Arsenal wouldn't be Arsenal without its iconic crest. Everything about the Arsenal badge reflects its history.
The modern crest we have today has the symbolic red and gold colour along with the cannon.
But was it always that way?
Well, no. An interesting fact is that Arsenal played without a badge for two years. Their first crest was unveiled in 1888 and featured three lions at the bottom of three cannons. The club used that badge until 1913 when they moved to Highbury.
In 1922, the club adopted a crest which featured a single cannon, pointing eastwards, with the club's nickname, The Gunners.
This badge didn't last for long, as it was replaced in 1925 with one that point westward and its barrel slimmed down.
The club used this crest until 1949 when it was replaced with a more modern looking one. The new badge still had the same looking cannon, but they added the club's newly adapted motto "Victoria Concordia Crescit" - "Victory grows out of harmony".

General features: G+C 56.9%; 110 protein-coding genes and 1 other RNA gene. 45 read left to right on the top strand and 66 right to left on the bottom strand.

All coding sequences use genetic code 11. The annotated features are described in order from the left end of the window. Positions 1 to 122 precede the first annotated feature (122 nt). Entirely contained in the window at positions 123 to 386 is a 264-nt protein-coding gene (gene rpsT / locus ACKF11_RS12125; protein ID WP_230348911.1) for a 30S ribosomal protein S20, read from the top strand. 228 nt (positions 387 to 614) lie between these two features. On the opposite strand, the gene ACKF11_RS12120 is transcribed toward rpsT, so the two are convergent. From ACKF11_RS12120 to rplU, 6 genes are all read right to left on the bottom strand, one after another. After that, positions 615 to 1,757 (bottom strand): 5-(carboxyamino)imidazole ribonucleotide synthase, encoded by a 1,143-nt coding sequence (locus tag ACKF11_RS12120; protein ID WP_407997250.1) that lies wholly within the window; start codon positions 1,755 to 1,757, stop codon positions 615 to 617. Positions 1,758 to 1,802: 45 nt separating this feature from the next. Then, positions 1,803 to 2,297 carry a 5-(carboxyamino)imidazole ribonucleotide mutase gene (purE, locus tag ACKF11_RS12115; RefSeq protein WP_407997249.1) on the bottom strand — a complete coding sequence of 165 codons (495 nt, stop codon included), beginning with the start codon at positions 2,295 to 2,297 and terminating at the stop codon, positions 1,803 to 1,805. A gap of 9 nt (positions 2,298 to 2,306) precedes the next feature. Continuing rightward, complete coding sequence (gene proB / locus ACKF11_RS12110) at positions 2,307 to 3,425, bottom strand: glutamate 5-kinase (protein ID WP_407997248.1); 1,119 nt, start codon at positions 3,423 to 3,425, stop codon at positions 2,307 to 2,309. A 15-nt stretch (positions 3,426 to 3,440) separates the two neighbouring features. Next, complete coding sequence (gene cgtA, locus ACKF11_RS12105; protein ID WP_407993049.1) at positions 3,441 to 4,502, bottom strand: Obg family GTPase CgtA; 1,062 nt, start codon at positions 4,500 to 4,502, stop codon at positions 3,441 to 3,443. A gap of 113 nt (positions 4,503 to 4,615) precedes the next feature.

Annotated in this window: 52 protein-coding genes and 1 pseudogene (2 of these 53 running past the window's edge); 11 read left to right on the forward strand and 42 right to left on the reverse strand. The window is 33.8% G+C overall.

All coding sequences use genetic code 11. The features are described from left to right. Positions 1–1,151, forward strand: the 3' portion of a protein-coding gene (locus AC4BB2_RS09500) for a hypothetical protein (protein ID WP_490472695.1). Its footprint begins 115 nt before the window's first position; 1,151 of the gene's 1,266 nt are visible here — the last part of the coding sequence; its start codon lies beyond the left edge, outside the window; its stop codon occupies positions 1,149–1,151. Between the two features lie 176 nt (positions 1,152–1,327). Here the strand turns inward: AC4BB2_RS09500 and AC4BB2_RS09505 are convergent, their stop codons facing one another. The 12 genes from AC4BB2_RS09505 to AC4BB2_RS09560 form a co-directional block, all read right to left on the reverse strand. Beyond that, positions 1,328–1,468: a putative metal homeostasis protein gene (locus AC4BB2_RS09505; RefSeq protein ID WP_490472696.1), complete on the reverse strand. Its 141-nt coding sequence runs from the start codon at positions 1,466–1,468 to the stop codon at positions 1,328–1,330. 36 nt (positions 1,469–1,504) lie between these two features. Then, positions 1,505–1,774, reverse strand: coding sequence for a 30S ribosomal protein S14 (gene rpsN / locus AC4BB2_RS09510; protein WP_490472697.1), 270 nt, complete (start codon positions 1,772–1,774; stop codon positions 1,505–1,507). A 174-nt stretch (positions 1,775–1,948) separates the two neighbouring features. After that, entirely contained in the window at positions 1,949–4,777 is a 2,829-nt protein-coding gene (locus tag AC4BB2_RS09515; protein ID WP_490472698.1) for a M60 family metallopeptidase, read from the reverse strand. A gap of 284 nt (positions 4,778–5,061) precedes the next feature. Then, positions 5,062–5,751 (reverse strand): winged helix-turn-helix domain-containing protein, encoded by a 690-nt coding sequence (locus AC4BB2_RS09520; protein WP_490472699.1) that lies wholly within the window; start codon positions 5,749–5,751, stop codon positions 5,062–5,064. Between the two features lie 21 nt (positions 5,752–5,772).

In 2002, Arsenal introduced their new crest, which we all know today.
They had to drop their old badge from 1949 due to copyright problems. The club had difficulties in registering the crest as a trademark. Due to those problems, the club had fought a long legal battle with a local street trader who sold "unofficial" Arsenal merchandise. They eventually won the battle but knew that something had to change.
That's why in 2002, Arsenal showed a new more simplified crest, which was easy to copyright.
The cannon in Arsenal's new badge point to the east as the one from 1922. They replaced the green colour with blue and had the club's name written above the cannon.
In the 2011/2012 season, Arsenal celebrated its 125th anniversary and the club came up with a special crest to celebrate it. The badge was unique and was surrounded by 15 oak leaves to the right and 15 laurel leaves to the left.
The symbol behind the 15 oak leaves was the 15 founding fathers of the club, who met at the pub Royal Oak.
The 15 laurel leaves symbolize the design detail on the six pence pieces paid by the founding fathers to establish the club.
Arsenal has changed their stadiums several times - from Manor Ground in Plumstead, South East London to Emirates Stadium.
One of those switches created one of the biggest rivalries in Premier League history. This between Tottenham Hotspur and Arsenal.